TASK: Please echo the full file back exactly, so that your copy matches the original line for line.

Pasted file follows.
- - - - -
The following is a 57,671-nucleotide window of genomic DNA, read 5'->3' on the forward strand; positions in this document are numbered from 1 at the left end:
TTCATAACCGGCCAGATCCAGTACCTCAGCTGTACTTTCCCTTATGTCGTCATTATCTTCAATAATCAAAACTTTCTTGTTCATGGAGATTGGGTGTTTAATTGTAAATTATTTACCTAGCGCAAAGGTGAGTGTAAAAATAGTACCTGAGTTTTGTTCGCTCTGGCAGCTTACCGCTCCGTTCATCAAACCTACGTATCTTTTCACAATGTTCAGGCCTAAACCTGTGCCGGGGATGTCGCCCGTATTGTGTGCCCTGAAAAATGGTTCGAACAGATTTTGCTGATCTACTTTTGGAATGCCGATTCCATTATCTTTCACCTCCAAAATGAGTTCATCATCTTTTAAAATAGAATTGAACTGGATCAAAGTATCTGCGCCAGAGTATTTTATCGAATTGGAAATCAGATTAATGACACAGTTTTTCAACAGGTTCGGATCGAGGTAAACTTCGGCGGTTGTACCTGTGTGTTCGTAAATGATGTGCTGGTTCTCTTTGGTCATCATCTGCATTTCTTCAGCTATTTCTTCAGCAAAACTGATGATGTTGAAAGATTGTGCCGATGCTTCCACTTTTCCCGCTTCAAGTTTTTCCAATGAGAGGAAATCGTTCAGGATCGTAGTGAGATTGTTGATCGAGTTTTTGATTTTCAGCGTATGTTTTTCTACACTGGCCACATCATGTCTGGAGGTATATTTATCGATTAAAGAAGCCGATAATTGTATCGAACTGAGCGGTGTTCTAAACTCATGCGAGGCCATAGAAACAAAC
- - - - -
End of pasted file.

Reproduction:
The following is a 57,671-nucleotide window of genomic DNA, read 5'->3' on the forward strand; positions in this document are numbered from 1 at the left end:
TTCATAACCGGCCAGATCCAGTACCTCAGCTGTACTTTCCCTTATGTCGTCATTATCTTCAATAATCAAAACTTTCTTGTTCATGGAGATTGGGTGTTTAATTGTAAATTATTTACCTAGCGCAAAGGTGAGTGTAAAAATAGTACCTGAGTTTTGTTCGCTCTGGCAGCTTACCGCTCCGTTCATCAAACCTACGTATCTTTTCACAATGTTCAGGCCTAAACCTGTGCCGGGGATGTCGCCCGTATTGTGTGCCCTGAAAAATGGTTCGAACAGATTTTGCTGATCTACTTTTGGAATGCCGATTCCATTATCTTTCACCTCCAAAATGAGTTCATCATCTTTTAAAATAGAATTGAACTGGATCAAAGTATCTGCGCCAGAGTATTTTATCGAATTGGAAATCAGATTAATGACACAGTTTTTCAACAGGTTCGGATCGAGGTAAACTTCGGCGGTTGTACCTGTGTGTTCGTAAATGATGTGCTGGTTCTCTTTGGTCATCATCTGCATTTCTTCAGCTATTTCTTCAGCAAAACTGATGATGTTGAAAGATTGTGCCGATGCTTCCACTTTTCCCGCTTCAAGTTTTTCCAATGAGAGGAAATCGTTCAGGATCGTAGTGAGATTGTTGATCGAGTTTTTGATTTTCAGCGTATGTTTTTCTACACTGGCCACATCATGTCTGGAGGTATATTTATCGATTAAAGAAGCCGATAATTGTATCGAACTGAGCGGTGTTCTAAACTCATGCGAGGCCATAGAAACAAAC